CUSTOMER-CENTRIC VERSUS CUSTOMER CESSION
This chapter makes a strong argument for balance and equilibrium between investing and committing equally to customers and employees. In fact, some might argue that employees are even more important than customers, which isn’t necessarily far from the truth. Using the same logic that customers should be prioritized over prospects (remember: without customers, there is no business), so, too, could it be argued that employees should be prioritized over customers (without employees, there is no way to do business).
Happy Hour Is 9 to 5 author Alexander Kjerulf wrote a great blog post33
called “Top 5 Reasons Why ‘the Customer Is Always Right’ Is Wrong.” In it, he challenges the notion that “the customer is always right”—originally coined in 1909 by Selfridge’s department store founder Harry Gordon Selfridge—with the following five reasons:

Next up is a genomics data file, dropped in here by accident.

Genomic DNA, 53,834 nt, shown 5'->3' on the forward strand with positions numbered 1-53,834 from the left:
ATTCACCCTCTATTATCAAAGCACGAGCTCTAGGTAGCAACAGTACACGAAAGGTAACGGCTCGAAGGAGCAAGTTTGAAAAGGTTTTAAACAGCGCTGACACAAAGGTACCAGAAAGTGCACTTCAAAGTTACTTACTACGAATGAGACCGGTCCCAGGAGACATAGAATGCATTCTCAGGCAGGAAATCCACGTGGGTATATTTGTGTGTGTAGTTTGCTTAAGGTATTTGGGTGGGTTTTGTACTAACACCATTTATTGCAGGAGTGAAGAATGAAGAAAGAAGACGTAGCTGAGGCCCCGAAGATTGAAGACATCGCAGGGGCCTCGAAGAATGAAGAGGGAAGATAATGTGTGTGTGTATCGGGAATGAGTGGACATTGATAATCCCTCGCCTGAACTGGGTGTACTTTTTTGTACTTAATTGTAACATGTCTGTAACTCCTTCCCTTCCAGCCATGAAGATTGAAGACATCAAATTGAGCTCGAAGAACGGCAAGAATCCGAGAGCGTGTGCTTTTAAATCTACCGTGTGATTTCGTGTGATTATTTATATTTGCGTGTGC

1. It makes employees unhappy: Blindly ceding to customers at the expense of employees is a dangerous proposition. In fact, when it comes to customer versus employee, it’s perhaps best to give employees the benefit of the doubt (or, at the very minimum, let them be innocent until proven guilty).
2. It gives abrasive customers an unfair advantage: Why should abusive customers be treated better than respectful ones? Just because they make a bigger noise or create a bigger scene head-to-head with an employee in front of other customers? And what if they’re in on the notion of blind acceptance (see point 1) ...